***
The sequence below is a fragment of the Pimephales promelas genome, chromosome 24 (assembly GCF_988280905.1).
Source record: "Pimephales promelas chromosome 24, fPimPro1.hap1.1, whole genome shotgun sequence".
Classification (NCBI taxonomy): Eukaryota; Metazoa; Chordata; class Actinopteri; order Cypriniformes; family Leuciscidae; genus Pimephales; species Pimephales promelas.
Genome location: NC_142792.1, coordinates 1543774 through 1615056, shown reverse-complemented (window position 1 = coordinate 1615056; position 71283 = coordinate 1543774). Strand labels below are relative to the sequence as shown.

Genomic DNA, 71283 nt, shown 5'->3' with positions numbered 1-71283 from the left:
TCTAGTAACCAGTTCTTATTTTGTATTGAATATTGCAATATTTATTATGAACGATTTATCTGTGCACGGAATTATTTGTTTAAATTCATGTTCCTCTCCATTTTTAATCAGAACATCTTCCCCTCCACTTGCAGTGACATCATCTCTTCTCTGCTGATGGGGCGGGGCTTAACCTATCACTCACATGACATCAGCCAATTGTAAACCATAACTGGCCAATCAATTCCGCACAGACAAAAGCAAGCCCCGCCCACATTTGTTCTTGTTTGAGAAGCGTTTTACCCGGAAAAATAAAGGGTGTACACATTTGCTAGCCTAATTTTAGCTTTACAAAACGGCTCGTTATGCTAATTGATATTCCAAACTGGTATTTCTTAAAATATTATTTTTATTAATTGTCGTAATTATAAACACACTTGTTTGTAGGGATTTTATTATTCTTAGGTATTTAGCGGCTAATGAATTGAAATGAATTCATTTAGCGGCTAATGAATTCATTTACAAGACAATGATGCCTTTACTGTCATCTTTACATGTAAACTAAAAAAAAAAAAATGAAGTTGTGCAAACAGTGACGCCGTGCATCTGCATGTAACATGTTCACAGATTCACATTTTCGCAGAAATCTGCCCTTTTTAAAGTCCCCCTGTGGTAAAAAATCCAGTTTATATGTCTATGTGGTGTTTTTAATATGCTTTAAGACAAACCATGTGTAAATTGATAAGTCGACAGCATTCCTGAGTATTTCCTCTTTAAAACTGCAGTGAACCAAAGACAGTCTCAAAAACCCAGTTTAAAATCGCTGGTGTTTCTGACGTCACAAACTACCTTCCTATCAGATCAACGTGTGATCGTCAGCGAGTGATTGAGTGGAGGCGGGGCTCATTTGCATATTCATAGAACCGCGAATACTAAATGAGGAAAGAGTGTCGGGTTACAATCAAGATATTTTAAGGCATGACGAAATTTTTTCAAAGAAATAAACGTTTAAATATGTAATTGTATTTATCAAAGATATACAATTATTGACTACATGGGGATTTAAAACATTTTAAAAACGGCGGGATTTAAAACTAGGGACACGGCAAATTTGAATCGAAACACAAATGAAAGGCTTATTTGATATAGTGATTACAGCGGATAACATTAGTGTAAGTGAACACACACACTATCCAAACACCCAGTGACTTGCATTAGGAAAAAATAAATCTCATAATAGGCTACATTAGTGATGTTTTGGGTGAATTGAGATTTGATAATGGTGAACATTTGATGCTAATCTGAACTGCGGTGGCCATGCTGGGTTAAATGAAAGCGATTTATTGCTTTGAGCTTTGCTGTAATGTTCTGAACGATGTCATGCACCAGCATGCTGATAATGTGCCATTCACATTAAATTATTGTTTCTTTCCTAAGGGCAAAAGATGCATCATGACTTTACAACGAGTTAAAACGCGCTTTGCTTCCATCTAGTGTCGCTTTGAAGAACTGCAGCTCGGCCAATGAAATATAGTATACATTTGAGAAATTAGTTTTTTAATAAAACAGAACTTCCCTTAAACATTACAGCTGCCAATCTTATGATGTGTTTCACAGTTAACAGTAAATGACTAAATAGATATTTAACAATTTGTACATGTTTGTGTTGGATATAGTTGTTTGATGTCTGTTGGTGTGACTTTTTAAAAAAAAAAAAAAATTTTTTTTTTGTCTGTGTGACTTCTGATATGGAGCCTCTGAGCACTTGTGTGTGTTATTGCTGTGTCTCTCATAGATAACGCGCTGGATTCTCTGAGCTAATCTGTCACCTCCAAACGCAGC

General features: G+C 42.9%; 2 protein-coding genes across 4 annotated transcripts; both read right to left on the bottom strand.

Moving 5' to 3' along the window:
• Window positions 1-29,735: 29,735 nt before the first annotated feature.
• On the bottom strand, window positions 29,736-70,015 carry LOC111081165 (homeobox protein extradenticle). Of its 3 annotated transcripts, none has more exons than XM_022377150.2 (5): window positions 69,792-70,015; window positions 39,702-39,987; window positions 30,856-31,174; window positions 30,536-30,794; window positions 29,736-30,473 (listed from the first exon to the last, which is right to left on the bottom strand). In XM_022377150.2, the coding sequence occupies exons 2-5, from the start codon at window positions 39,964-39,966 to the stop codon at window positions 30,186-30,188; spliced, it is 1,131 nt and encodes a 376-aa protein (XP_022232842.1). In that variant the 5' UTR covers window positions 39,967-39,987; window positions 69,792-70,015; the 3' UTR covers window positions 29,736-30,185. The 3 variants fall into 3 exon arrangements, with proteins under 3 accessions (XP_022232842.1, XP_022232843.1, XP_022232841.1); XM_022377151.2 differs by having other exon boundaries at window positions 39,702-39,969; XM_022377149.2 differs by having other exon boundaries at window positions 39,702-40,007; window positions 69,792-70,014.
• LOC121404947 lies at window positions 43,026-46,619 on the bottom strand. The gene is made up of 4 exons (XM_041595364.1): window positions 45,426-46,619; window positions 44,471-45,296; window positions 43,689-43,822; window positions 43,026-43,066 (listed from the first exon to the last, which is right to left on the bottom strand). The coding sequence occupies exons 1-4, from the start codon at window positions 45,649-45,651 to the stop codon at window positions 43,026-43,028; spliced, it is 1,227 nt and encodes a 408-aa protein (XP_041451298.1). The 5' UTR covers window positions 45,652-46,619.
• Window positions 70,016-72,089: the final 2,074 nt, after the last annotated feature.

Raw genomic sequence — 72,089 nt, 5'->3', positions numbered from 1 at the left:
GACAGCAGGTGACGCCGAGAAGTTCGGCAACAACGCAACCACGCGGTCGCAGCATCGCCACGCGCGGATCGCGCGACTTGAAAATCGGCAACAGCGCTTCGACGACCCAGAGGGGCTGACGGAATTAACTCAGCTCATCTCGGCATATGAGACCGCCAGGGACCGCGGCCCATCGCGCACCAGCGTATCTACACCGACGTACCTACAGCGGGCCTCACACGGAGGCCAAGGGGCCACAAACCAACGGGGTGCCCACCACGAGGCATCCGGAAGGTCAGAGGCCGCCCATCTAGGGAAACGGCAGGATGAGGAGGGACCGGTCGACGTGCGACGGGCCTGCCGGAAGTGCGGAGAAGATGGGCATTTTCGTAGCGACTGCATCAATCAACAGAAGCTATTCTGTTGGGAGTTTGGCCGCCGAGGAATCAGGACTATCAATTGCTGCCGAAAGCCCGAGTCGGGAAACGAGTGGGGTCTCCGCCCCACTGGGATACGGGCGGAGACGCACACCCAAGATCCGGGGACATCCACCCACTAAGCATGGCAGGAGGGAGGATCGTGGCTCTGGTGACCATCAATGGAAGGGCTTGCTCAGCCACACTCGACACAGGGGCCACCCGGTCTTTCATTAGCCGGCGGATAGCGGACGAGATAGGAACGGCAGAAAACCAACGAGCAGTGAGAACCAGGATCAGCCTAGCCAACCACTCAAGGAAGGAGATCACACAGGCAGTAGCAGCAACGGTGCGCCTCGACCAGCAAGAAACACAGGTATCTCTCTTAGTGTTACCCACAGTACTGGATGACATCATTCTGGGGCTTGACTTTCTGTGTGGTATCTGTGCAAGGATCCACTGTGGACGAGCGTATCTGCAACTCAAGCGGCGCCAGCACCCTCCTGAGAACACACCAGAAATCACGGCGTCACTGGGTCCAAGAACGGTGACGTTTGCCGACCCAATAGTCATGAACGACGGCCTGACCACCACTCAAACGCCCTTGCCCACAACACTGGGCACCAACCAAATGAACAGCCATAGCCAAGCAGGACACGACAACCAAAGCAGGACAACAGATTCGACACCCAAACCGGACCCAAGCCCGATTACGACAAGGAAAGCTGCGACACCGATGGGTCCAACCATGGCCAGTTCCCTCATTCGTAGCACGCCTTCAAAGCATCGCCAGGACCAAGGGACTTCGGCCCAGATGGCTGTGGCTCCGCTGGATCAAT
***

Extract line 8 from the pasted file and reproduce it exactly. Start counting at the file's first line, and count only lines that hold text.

Moving 5' to 3' along the window: